Monday, May 2, 2011

The Sounds of Poetry: Robert Pinsky in Ottawa

The former American Poet Laureate, Robert Pinsky, came to Ottawa for the Writers Festival, and I got to sit in on the second half - regrettably only the second half - of the Masterclass session he gave this noon. (I was out doing some driving, in fact taking an author to Osgoode Township High School, and missed the first half.) But the half I did get to see was remarkable.

I stole in through the back door of the basement auditorium at the Ottawa Public Library on Laurier. There was a really big crowd, for a noon poetry show. The immediate impression I got was of the quality of Pinsky's voice: quiet, resonant, measured, quite compelling. He was talking about, as I expected he would be, how the sound of poetry relates to the subject. In fact, he pretty much seemed to be saying that the sound to an extent dictates what is said. He was reciting lines of poetry - and I was amazed by the amount of poetry (other people's poetry) he could recite from memory. It's a lost art and shouldn't be. He was able to illustrate every point he was making with extended recitations of poems that he held up as examples.

The first line to grab me was "The grammar is the melody; the lines are like the rhythm section." He was talking about how to think of a poem not in terms of each individual line (and how it ends, or rhymes, or enjambs, or scans) but in terms of the grammar of it. After that, you can futz with the beats, but they're not the melody, they're the drum line. (When he answered a question, later, about his translation of Dante, he said something similar; that because of the difference in word length between Italian and English, English translations are syllabically much shorter. So, he had translated Dante by translating the sentences, and then trying to shape them with half rhymes, but had not, as many translators do, translated the poetry line by line.)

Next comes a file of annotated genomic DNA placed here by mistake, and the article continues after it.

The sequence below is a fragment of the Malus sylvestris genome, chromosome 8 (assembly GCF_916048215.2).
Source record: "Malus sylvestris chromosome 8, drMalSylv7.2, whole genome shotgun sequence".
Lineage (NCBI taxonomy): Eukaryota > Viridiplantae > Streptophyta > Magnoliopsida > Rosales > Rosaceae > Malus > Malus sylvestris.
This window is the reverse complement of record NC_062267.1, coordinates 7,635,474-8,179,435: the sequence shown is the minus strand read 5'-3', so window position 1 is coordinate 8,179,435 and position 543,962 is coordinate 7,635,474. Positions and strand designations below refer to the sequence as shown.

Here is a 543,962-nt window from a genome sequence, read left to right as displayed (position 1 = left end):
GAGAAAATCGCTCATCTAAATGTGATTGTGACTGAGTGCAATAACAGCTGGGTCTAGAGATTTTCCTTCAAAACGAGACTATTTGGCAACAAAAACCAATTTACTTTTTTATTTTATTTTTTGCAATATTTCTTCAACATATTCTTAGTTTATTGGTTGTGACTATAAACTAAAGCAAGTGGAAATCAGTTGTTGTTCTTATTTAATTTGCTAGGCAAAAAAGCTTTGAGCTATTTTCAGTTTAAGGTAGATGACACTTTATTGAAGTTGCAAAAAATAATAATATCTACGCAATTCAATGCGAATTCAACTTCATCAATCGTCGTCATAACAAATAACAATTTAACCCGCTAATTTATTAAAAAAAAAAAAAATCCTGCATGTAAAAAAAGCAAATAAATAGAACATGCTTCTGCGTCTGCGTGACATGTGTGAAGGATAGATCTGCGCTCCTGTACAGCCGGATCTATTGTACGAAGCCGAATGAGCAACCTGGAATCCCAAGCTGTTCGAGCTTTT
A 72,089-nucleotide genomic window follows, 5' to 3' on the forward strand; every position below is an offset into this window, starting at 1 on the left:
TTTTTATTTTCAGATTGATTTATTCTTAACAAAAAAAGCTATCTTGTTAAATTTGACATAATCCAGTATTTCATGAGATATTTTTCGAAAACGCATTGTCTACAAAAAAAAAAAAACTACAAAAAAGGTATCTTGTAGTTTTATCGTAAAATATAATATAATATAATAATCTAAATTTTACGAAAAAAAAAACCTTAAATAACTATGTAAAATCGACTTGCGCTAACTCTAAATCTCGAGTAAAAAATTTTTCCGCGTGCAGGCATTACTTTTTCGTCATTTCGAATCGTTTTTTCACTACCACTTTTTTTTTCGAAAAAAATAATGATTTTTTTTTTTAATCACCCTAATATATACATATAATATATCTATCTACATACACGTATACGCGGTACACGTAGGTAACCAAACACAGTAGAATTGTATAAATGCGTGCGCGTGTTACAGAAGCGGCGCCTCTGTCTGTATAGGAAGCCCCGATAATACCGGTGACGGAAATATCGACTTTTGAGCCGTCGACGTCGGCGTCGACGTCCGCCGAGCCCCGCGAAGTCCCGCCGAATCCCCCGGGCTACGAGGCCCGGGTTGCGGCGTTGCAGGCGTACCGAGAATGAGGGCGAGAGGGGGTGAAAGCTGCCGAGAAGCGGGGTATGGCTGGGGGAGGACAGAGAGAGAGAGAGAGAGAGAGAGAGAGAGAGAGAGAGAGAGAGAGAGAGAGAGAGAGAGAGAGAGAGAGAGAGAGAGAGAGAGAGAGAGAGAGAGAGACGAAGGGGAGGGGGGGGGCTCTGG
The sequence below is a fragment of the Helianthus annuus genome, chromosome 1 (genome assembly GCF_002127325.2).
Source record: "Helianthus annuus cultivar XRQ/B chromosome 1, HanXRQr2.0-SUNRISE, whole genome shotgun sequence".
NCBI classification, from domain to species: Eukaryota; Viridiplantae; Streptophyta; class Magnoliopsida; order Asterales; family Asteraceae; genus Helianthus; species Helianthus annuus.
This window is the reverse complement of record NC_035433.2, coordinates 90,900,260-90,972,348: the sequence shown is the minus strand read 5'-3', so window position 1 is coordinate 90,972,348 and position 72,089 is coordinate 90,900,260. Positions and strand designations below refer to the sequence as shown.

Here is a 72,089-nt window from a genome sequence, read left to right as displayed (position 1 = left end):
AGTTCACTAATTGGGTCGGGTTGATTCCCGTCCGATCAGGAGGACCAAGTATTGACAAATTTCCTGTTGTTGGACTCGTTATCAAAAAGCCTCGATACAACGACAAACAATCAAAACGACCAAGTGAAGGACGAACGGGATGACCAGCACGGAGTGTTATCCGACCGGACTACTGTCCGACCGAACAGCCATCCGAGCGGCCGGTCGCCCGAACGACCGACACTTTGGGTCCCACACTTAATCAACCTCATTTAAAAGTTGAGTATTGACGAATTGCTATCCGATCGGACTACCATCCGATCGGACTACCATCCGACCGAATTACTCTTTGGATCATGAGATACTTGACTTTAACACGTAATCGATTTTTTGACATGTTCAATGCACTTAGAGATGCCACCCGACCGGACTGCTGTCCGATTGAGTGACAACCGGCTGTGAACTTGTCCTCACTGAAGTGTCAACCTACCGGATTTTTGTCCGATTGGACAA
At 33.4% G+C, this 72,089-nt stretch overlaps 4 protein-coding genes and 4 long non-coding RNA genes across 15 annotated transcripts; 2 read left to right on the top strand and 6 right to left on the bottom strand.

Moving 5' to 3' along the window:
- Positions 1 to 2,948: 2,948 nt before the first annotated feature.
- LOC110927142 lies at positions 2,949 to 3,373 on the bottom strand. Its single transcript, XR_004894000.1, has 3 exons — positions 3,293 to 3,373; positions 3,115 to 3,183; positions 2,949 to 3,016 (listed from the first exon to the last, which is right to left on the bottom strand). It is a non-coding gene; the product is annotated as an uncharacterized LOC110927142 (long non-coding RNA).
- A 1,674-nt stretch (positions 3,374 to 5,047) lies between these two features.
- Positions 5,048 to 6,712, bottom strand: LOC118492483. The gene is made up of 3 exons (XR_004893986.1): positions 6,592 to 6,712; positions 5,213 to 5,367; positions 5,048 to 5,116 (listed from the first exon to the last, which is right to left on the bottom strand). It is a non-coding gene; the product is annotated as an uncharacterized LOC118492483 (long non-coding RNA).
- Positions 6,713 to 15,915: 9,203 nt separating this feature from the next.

The next thing to grab me was watching him recreating the process he might go through to create a poem about being on stage in Ottawa by actually doing it, out loud, on the mike: coming up with a starting point - say, that the hotel was very close to the venue - and then ringing changes on the words, associated words, the reverse meanings of some of the words that spoke to him out of the sentence fragments he'd started with. It was absolutely fascinating. He said, "You pick out the elements, the words and ideas that seem to cluster together, and work with them: the other words are just words."

He also said, "The material psycholanalyses you. It determines what you need to say," and went on to explain that he discovers by working with the poem what it is he's saying. He doesn't start out with something he's burning to say or talk about and create a poem that talks about it. He lets the associations of sound and concept play themselves out in his mind and that way figures out what the poem is about as he's writing it.

After his Masterclass Session there was a reception at the American Ambassador's residence, where he recited some more of his own work: and I can't wait to hear the ghazal concert he's doing tonight along with Lorna Crozier, Rob Winger, and Sandra Ridley.

1 comment:

  1. Thanks for this, k8; I wish that I'd been able to hear him. His _The Sounds of Poetry_ has been a favorite of mine for a long time. "I learn by going where I have to go." That's Roethke, not him, but it's "he discovers by working with the poem what it is he's saying," eh?